“The children are often frightened and frustrated, and their behaviour might reflect this, but you need to treat them respectfully so that they feel wanted and valued.
“Foster care is hard work. You have got to have a lot of patience, a good sense of humour and plenty of time to spare, as there are numerous meetings and appointments such as with health and education in addition to social work meetings to attend. My husband’s great at the humour and I get to do all the organising!
“My husband and I decided to become foster carers when our two children left home and we had more spare time. We discussed it for a long time and decided that it was right for us. It’s nice to have the children around the house and care for them as they grow up as part of our family.
“To see them settle into a new way of life and witness their confidence and self-esteem increase is wonderful.”
Case studies:Young People
For children and young people, the benefits of fostering are life-changing. Here, two young people from East Dunbartonshire talk about their experience of foster care.
Amanda and James - “I’ve not just gained foster parents, I’ve gained a whole foster family.”
The first years of Amanda’s life were relatively stable. While her parents were unable to look after her due to their own health issues – alcoholism and epilepsy - she was able to live with an Aunt, referred to as Kinship Care, from the age of one.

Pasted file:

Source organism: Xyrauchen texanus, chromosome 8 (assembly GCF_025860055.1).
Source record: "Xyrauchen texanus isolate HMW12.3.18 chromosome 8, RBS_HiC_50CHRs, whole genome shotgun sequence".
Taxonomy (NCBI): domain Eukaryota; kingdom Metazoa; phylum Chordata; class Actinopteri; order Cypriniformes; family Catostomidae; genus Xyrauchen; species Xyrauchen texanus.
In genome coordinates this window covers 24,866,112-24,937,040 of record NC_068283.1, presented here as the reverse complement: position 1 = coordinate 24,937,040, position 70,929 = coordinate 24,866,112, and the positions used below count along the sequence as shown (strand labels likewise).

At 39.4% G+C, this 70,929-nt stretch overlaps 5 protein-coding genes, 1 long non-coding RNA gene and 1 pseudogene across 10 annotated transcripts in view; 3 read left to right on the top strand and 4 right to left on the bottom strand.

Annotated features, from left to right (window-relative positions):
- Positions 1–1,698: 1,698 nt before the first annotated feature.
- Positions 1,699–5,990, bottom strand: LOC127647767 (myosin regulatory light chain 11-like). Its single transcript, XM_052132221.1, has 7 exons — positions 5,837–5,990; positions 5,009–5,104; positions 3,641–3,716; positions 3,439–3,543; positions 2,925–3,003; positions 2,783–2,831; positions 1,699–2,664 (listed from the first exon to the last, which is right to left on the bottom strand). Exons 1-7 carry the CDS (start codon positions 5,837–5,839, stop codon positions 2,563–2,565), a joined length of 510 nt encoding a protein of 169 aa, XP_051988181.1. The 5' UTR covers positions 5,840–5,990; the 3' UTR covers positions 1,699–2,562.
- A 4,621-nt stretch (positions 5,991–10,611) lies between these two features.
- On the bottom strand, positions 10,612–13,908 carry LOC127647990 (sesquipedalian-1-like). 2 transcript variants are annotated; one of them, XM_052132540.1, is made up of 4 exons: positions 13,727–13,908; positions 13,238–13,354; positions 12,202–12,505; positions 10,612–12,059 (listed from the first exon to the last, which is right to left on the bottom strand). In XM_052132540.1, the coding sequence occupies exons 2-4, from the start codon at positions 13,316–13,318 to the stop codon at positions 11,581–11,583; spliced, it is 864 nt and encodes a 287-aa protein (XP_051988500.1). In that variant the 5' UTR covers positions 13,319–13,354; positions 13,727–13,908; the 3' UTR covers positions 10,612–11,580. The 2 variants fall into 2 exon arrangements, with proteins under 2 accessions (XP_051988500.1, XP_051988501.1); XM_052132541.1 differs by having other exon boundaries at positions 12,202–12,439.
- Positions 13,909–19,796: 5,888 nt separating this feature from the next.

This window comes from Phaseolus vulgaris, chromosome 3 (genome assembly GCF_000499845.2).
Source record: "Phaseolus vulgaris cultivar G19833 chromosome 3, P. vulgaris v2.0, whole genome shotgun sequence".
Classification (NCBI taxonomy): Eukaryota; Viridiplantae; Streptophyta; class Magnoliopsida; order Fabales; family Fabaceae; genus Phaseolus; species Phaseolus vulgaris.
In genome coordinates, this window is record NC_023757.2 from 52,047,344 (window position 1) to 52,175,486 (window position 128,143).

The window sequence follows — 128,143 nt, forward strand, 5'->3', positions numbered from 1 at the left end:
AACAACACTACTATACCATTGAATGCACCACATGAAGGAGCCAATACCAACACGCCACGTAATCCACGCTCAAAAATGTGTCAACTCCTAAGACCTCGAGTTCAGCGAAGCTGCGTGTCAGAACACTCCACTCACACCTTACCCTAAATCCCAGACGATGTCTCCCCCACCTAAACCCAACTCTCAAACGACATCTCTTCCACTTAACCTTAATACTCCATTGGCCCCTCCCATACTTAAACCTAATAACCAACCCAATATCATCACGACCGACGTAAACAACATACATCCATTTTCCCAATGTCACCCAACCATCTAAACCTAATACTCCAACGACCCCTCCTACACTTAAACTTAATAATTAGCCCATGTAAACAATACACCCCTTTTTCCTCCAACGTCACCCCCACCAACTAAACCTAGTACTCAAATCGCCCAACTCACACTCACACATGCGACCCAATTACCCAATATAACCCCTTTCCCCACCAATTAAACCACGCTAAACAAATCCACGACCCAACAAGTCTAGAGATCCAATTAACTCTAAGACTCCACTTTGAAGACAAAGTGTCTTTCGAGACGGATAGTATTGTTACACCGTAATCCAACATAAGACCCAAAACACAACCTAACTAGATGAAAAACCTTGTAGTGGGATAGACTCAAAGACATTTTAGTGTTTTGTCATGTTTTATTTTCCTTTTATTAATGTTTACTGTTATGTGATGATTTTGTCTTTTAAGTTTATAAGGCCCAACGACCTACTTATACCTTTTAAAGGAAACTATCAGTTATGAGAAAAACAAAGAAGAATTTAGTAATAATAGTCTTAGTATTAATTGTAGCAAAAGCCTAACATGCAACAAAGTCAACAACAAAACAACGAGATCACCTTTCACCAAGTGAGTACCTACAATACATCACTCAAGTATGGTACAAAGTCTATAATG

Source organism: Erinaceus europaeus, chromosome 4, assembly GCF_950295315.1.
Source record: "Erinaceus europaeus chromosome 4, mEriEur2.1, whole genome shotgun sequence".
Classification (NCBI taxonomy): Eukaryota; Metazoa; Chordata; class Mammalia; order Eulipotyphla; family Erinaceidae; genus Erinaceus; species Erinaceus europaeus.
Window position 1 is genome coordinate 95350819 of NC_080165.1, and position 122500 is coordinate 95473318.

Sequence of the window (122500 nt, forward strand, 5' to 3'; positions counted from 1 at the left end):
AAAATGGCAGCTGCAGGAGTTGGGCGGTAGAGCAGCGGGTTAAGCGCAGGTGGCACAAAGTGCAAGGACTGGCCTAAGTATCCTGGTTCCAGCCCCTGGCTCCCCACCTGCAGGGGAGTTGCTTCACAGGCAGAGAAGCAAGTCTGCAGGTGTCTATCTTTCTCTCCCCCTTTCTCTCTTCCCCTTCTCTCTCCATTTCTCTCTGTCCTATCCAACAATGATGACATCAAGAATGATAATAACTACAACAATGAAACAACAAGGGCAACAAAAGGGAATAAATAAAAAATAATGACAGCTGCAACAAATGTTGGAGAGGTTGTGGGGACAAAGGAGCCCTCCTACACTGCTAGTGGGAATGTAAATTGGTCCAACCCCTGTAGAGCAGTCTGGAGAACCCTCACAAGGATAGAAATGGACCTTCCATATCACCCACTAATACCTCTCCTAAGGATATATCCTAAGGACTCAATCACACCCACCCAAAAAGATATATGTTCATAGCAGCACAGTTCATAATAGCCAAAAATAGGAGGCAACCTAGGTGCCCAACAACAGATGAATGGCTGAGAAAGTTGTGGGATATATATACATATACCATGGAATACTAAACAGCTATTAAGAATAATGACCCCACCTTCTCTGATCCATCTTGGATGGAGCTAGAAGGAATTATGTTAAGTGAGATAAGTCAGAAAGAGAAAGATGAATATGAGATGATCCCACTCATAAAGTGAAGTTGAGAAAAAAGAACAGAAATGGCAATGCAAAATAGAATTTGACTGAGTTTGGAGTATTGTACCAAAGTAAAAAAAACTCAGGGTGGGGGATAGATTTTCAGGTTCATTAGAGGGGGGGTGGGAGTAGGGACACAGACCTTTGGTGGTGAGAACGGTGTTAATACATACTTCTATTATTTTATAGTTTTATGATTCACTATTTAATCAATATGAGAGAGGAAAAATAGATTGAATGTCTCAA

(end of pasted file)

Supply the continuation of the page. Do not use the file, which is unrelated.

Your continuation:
Four happy, stable years followed, but when Amanda was sent to live with another Aunt and her family, she always struggled to fit in to the existing family unit.
When she was 14 she became pregnant and her son James was born when she was 15.
Her relationship with the family deteriorated when they asked her to sever contact with James’ father. She and James went to stay with a friend, whose mum contacted Social Work Services to ask for help.
“To me, it was really important for James to be able to see his dad. I don’t know if that was because I didn’t have the best relationship with my Mum and Dad growing up, but it was really important to me.
It was at this point that Maureen entered her story.
“A social worker brought me over to Maureen’s house. It was the weirdest thing walking up the driveway and thinking, “What do I do now?” I felt relief but also a bit apprehensive. I knew it was going to be different but being out of the situation that I had been in made it a lot easier. At that point, everyone thought it would be for a week or two and then I would go back to my Aunt’s house. Five years later and I am still here.”
Once at Maureen and Bill’s she had to get James settled into a childminder’s and then get back to school. “Maureen gave me a hug before I left for school and I was like, “What are you doing? What is this for?” That was the first time I had actually had a hug on the way to school.
“My life just before I came here was totally different. Before, when I came home from school, I had to look after James. I had my exams coming up but I needed to wait until James was asleep at night before I could do any study and then he would be up again at 10 o’clock looking for another bottle.
“I do sometimes think about how different things could have been had I not come here. There was a mother and baby unit which might have been an option, but then I wouldn’t have had the support that I’ve had from Maureen and Bill, it would just have been me and James. I knew very quickly that it was going to be a good place for us.”
The placement has allowed Amanda to remain as James’ main carer and to benefit from Maureen and Bill’s advice on how to parent.
“James is something else,” she says. “He is funny. He is like a wee old man stuck in a kid’s body. He has been here before, definitely. The family obviously has made a really big impact on James as well. He calls Maureen and Bill, Gran and Papa.”